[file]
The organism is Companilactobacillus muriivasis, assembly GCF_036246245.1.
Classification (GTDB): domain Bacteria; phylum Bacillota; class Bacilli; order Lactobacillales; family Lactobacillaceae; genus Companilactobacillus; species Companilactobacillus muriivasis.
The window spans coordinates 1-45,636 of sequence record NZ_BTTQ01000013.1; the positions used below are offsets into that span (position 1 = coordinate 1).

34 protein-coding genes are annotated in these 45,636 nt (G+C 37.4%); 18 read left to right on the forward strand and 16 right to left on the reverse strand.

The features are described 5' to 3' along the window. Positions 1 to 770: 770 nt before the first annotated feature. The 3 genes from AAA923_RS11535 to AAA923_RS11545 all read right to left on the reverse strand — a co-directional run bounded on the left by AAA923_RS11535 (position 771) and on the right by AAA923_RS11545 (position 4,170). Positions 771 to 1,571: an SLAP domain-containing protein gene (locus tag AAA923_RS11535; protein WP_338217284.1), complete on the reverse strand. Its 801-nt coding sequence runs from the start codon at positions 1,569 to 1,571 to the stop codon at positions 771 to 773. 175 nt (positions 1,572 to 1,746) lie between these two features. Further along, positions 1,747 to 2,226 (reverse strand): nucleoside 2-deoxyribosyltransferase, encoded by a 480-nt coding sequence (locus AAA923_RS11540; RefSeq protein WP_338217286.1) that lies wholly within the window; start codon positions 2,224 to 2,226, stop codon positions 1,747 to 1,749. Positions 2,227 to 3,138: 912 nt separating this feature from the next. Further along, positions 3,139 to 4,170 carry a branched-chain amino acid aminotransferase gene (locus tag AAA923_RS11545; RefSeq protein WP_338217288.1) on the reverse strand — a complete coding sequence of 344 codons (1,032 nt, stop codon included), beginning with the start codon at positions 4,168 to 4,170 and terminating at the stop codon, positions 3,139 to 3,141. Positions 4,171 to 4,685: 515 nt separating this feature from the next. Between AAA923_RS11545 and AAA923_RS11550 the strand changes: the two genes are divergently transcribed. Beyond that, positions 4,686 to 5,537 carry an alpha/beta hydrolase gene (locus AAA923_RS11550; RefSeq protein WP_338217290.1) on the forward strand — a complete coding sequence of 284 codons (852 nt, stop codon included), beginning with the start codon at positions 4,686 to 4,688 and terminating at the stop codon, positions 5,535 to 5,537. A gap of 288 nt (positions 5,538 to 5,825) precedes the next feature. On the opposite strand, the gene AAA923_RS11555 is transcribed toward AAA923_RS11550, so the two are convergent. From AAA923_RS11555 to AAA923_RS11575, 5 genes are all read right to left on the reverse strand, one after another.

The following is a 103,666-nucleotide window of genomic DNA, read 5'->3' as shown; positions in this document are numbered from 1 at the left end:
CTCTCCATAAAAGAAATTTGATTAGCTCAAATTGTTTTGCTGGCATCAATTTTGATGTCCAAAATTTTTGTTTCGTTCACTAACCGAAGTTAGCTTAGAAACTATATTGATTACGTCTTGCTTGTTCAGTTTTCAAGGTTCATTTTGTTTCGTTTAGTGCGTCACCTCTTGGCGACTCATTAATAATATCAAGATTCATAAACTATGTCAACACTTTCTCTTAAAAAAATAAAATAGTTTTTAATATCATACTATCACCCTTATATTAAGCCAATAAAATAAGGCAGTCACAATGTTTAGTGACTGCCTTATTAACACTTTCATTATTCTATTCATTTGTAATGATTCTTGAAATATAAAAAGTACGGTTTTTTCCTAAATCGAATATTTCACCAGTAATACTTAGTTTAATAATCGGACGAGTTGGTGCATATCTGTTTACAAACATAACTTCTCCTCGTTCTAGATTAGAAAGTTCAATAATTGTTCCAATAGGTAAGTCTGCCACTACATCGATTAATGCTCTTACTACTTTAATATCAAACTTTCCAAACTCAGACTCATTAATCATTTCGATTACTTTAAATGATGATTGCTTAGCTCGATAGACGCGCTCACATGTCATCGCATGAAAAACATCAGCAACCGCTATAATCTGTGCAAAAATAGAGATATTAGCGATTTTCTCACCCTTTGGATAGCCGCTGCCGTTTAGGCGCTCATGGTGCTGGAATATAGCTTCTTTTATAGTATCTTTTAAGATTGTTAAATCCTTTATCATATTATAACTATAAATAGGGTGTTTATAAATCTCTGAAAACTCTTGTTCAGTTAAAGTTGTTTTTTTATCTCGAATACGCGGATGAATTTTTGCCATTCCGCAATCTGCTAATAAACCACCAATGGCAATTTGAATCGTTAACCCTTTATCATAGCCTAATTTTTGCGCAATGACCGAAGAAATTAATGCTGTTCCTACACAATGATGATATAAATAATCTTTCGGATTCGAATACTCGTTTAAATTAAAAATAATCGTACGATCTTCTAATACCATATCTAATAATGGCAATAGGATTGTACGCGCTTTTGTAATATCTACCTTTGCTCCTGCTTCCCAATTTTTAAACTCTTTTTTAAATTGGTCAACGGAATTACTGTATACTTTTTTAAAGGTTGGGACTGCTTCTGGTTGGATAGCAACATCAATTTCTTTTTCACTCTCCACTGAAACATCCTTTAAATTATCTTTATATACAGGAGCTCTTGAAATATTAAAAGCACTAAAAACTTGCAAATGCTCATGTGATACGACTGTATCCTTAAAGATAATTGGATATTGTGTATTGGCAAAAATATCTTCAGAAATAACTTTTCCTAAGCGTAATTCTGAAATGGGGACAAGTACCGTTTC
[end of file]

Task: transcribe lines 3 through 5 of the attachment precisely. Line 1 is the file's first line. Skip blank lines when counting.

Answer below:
The window spans coordinates 1-45,636 of sequence record NZ_BTTQ01000013.1; the positions used below are offsets into that span (position 1 = coordinate 1).

34 protein-coding genes are annotated in these 45,636 nt (G+C 37.4%); 18 read left to right on the forward strand and 16 right to left on the reverse strand.

The features are described 5' to 3' along the window. Positions 1 to 770: 770 nt before the first annotated feature. The 3 genes from AAA923_RS11535 to AAA923_RS11545 all read right to left on the reverse strand — a co-directional run bounded on the left by AAA923_RS11535 (position 771) and on the right by AAA923_RS11545 (position 4,170). Positions 771 to 1,571: an SLAP domain-containing protein gene (locus tag AAA923_RS11535; protein WP_338217284.1), complete on the reverse strand. Its 801-nt coding sequence runs from the start codon at positions 1,569 to 1,571 to the stop codon at positions 771 to 773. 175 nt (positions 1,572 to 1,746) lie between these two features. Further along, positions 1,747 to 2,226 (reverse strand): nucleoside 2-deoxyribosyltransferase, encoded by a 480-nt coding sequence (locus AAA923_RS11540; RefSeq protein WP_338217286.1) that lies wholly within the window; start codon positions 2,224 to 2,226, stop codon positions 1,747 to 1,749. Positions 2,227 to 3,138: 912 nt separating this feature from the next. Further along, positions 3,139 to 4,170 carry a branched-chain amino acid aminotransferase gene (locus tag AAA923_RS11545; RefSeq protein WP_338217288.1) on the reverse strand — a complete coding sequence of 344 codons (1,032 nt, stop codon included), beginning with the start codon at positions 4,168 to 4,170 and terminating at the stop codon, positions 3,139 to 3,141. Positions 4,171 to 4,685: 515 nt separating this feature from the next. Between AAA923_RS11545 and AAA923_RS11550 the strand changes: the two genes are divergently transcribed. Beyond that, positions 4,686 to 5,537 carry an alpha/beta hydrolase gene (locus AAA923_RS11550; RefSeq protein WP_338217290.1) on the forward strand — a complete coding sequence of 284 codons (852 nt, stop codon included), beginning with the start codon at positions 4,686 to 4,688 and terminating at the stop codon, positions 5,535 to 5,537. A gap of 288 nt (positions 5,538 to 5,825) precedes the next feature. On the opposite strand, the gene AAA923_RS11555 is transcribed toward AAA923_RS11550, so the two are convergent. From AAA923_RS11555 to AAA923_RS11575, 5 genes are all read right to left on the reverse strand, one after another.